Trinity College Dublin; The Broad Institute
Trinity College Dublin
Favourite thing to do in my job: Smell freshly-burned collagen from ten-thousand year old goat bone
I'm a geneticist in Dublin who has just finished my PhD, looking at the history of domestic goat using ancient DNA.
I’m an Irish 26 year old who did my college undergraduate degree in Trinity College Dublin, followed by my PhD project which I just finished. I’m from the countryside in Meath, but have mostly been living in Dublin for the past eight years. I currently live with my boyfriend near the centre of the city. We spend an awful lot of our time talking about economics, politics, dachshunds, history, music, film, and television – occasionally even biology and genetics!
In my spare time I read a lot – for Christmas I received The Guns of August, the first three Uplift books, and In The First Circle. I play a lot of board games and card games (hopelessly addicted to Magic) with friends and used to be President of the TCD Gamers Society. I listen to far too many podcasts. I go to the cinema as much as I can, which isn’t frequent.
I extract DNA from ancient goat bones and use their genomic information to study the 10,000 year history of their domestication.
The genome is an incredibly rich source of information, which we can exploit to study past events such as population size changes or migration, and also the effects of selection and evolution. This is particularly true when we look at the genomes of many individuals simultaneously – a field called population genetics. Most population geneticists study present-day genomes to infer past events, but sometimes older events are hidden by more recent ones. To get around this, some researchers focus instead on genomes extracted from ancient materials (bone, hair, teeth, clothing, even chewing gum), which can reveal processes which were otherwise unknown to us. An example of this was discussed in the second lecture. A tiny finger bone from Denisova Cave in the Altai Mountains of Russia revealed a sister group of humans, called the Denisovans, which were closely related to the Neanderthals. Denisovans contributed to the modern human gene pool, but their ancestry is mostly found in people from southeast Asia and Papua New Guinea.
My research uses a similar idea, but rather than focusing on humans, I investigate a species with which we also have a close relationship: the goat. Humans have been managing and domesticating goat for the past ten thousand years, which has had a substantial effect on their biology (e.g. how they look and behave), which is based on changes to their genomes. By sequencing genomes from goats throughout these ten thousand years, we can try to determine how these change occurred, such as which genes appeared to have changed earliest. My work has shown that a gene involved in coat colour – the KIT gene – was affected by selection by about 8,000 years ago, suggesting that early farmers may have valued different coat colours.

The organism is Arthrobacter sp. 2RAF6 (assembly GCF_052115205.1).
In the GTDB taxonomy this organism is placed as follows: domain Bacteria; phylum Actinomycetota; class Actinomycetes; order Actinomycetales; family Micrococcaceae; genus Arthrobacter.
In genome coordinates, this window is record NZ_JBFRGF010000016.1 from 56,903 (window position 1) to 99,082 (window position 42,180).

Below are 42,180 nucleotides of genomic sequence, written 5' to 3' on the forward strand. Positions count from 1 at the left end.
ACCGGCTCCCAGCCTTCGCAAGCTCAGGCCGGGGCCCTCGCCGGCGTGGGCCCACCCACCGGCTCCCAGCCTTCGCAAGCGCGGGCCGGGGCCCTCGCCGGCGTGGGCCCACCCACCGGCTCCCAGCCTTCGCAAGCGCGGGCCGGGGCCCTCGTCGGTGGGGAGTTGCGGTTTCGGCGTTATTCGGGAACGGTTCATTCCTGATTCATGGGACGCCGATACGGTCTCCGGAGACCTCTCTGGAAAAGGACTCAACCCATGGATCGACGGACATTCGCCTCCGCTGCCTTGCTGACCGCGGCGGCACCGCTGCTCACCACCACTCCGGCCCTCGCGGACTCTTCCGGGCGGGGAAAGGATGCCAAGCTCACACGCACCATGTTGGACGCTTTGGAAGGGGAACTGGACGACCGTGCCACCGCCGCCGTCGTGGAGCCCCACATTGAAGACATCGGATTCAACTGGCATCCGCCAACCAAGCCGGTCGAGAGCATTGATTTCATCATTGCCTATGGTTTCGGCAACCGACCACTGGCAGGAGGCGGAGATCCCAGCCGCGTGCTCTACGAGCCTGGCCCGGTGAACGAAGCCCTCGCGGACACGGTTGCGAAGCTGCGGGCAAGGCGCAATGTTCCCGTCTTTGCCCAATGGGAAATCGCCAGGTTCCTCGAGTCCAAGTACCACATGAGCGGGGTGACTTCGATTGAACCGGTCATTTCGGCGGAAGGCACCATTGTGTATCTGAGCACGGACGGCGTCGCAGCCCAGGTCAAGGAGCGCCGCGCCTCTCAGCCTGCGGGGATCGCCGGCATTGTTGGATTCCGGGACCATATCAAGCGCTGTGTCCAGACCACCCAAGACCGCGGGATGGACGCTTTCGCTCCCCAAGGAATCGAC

Ancient goat genomes can also tell us something about how humans from the same time. For example, I found that all modern European goats have ancestry from ancient wild goat from Turkey. This means that ancient farmers were likely restocking their herds with local wild goat, as the practice of goat herding spread from southwest Asia into Europe. Something else I discovered that the managed goat at the beginning of farming (the “Neolithic” or New Stone Age) in the Levant (Syria, Lebanon, Israel, and Jordan) were very different from those in Copper, Bronze, and Iron Ages. These later goats looked much more like Neolithic goat from more eastern regions such as Iran. An explanation for this is that people begin moving and trading more in these time periods, and this resulted in goats similar to those from Neolithic Iran being brought into the Levant. Exactly how and from where this happened, I’m not sure, but it’s something I want to continue studying.
If the Lectures made you realize that there is a lot to our history and evolution you may not have known, then my research might do that same. We’ve only been farming for ten thousand years – no time at all in our evolutionary history – but that has had a profound effect on our societies, our diet, our culture, and our animal partners. Where we have gone, they’ve gone with us; when our populations have grown, livestock has too. Our histories have been intertwined for ten millennia, and ancient genomes can help recover this shared past.